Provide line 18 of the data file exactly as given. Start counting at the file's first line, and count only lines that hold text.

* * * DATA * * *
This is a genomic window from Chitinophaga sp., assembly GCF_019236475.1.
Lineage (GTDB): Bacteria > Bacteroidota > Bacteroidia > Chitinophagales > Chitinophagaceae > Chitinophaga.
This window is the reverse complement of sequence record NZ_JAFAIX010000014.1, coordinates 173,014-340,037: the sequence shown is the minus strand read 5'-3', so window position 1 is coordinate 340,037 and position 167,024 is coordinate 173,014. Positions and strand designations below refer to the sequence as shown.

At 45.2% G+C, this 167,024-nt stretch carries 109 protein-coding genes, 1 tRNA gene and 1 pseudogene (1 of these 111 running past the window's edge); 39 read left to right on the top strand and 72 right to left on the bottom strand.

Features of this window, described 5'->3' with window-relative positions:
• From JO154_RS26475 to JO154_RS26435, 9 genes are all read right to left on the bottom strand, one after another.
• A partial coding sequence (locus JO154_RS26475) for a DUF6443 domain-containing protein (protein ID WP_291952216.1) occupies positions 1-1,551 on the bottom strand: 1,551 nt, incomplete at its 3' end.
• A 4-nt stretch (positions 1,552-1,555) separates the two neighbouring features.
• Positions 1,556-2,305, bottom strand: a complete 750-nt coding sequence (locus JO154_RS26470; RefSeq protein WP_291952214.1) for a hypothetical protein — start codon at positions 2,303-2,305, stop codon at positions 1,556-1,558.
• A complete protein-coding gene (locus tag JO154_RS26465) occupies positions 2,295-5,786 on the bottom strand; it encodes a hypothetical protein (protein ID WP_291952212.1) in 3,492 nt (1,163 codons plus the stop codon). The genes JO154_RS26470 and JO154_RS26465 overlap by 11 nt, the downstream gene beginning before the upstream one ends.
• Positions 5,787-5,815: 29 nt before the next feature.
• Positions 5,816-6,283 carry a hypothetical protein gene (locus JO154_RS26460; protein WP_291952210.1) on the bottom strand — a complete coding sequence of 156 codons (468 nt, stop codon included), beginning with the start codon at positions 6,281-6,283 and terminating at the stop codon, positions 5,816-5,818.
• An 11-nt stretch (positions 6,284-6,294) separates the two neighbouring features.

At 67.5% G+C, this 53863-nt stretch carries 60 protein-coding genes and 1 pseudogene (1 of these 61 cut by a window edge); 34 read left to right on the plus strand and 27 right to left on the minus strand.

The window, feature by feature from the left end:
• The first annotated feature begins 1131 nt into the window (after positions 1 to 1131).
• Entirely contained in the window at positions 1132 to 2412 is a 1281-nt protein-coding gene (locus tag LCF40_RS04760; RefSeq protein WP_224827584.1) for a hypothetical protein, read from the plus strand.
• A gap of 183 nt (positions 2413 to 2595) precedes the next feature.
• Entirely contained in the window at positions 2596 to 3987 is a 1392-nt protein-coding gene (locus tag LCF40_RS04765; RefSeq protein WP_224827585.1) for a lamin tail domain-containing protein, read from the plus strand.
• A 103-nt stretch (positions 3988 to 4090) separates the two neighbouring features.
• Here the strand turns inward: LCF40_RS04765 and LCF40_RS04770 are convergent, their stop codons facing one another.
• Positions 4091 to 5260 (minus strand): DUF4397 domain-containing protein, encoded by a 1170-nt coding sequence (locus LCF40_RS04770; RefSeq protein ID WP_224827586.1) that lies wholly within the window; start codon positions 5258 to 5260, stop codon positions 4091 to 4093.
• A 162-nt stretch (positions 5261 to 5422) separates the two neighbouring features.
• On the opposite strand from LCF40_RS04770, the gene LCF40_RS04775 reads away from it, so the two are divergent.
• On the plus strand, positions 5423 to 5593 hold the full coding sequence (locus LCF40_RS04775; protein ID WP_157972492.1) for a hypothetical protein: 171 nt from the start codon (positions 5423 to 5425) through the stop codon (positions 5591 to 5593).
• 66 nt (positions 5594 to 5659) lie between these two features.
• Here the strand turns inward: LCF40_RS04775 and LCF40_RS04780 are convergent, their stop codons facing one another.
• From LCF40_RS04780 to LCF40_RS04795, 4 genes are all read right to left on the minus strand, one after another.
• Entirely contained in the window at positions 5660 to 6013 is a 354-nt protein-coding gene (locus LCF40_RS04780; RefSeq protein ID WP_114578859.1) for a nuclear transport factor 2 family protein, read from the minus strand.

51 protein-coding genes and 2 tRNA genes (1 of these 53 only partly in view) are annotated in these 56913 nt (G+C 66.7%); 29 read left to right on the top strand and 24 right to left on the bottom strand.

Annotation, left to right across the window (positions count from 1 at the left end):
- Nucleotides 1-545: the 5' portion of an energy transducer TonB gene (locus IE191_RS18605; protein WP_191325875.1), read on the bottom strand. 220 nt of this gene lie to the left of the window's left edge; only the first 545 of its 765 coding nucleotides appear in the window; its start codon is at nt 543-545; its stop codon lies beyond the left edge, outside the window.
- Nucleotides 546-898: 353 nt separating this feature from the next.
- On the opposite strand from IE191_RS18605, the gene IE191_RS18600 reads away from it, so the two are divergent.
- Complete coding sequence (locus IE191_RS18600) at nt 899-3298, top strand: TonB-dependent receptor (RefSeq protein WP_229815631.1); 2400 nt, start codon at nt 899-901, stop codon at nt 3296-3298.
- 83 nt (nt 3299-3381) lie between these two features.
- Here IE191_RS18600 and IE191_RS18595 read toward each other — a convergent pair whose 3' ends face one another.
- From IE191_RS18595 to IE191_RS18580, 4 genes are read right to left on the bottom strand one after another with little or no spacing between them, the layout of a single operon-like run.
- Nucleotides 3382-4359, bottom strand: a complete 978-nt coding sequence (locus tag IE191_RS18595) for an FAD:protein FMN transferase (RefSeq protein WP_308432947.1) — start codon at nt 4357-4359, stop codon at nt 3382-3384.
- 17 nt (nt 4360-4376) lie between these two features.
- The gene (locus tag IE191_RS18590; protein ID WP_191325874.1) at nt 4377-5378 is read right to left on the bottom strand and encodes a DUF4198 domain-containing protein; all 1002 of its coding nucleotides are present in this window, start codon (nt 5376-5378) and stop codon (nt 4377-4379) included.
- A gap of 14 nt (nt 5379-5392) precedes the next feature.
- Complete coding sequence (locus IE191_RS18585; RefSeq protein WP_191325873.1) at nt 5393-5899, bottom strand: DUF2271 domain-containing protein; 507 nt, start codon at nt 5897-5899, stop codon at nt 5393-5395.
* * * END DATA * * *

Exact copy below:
• A gap of 183 nt (positions 2413 to 2595) precedes the next feature.